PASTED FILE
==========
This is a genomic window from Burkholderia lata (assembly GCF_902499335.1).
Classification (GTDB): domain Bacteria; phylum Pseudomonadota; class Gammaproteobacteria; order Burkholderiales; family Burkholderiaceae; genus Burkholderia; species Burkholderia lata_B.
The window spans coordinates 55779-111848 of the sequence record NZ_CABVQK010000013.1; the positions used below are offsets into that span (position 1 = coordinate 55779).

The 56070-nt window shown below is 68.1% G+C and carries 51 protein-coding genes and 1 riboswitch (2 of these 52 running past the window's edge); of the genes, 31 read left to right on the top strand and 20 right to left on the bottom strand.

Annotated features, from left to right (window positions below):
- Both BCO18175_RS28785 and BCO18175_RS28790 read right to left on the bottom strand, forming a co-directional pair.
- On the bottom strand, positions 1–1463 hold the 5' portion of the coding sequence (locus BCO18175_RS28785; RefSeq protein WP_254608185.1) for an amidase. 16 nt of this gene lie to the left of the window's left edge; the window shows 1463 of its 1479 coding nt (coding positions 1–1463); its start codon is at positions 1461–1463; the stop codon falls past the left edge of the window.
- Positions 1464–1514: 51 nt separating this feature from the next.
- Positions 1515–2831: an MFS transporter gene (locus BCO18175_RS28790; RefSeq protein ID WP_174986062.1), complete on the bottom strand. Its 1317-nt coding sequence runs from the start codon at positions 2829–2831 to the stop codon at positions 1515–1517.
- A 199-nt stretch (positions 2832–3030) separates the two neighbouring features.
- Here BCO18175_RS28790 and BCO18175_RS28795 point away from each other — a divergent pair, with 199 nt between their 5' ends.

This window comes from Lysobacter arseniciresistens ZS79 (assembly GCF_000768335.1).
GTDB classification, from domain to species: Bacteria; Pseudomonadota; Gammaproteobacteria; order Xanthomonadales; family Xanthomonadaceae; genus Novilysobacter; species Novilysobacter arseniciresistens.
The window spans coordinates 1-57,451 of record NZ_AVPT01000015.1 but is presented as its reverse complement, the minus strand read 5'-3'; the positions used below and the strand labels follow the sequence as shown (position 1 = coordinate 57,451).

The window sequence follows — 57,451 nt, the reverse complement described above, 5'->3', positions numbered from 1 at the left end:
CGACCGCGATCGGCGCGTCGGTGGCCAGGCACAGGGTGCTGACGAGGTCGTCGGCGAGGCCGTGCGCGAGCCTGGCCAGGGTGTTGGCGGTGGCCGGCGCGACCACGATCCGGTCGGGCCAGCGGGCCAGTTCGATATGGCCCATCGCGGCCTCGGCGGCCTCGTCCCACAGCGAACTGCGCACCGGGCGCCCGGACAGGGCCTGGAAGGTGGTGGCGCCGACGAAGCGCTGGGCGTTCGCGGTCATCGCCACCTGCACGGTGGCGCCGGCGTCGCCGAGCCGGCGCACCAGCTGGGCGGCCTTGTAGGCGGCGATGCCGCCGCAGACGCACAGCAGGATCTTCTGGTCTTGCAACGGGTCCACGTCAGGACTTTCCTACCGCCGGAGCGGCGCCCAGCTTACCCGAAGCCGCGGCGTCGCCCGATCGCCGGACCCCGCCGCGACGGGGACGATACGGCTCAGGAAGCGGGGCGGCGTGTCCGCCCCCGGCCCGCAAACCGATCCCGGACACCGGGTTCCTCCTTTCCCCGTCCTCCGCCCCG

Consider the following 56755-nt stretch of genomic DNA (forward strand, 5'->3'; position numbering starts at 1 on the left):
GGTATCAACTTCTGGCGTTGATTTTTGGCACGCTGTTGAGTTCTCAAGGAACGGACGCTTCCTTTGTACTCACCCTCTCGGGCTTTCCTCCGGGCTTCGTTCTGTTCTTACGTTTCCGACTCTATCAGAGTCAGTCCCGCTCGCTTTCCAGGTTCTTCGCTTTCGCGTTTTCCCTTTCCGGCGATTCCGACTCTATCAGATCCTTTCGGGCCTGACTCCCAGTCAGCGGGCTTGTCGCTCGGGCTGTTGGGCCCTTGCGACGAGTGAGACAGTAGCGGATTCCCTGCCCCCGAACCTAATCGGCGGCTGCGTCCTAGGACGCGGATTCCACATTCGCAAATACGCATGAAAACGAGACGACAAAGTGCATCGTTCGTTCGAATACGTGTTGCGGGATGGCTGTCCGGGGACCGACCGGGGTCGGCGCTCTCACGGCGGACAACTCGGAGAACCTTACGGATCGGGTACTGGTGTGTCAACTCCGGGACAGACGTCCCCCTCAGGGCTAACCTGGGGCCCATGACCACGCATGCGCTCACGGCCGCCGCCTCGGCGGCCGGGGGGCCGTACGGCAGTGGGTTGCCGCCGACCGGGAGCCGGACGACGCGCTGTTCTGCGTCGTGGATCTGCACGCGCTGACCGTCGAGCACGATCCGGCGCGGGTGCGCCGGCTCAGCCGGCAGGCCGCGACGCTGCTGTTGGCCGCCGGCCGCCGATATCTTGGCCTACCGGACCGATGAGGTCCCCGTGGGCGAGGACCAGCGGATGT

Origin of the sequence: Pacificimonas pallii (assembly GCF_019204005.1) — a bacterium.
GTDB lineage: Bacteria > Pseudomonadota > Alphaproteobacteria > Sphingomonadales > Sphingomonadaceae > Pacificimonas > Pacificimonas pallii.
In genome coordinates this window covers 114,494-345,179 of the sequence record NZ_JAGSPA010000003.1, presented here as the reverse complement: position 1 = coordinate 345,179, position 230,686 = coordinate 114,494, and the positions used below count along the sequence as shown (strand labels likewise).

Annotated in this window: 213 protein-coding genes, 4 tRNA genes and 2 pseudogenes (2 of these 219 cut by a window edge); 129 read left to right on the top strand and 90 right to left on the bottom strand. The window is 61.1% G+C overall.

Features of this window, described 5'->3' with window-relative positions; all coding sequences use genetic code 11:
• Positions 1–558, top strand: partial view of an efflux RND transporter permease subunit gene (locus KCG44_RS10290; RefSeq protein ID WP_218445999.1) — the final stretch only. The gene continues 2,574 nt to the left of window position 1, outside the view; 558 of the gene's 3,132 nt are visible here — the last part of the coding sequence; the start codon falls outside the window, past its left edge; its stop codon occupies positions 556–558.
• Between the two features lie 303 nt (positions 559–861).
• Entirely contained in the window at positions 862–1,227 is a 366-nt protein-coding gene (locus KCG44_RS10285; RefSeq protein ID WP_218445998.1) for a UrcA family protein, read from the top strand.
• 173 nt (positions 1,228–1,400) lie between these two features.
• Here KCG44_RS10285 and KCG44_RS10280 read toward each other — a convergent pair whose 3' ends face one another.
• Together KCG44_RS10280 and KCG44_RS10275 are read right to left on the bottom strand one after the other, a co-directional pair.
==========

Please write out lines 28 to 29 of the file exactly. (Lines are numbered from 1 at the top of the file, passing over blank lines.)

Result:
• Here KCG44_RS10285 and KCG44_RS10280 read toward each other — a convergent pair whose 3' ends face one another.
• Together KCG44_RS10280 and KCG44_RS10275 are read right to left on the bottom strand one after the other, a co-directional pair.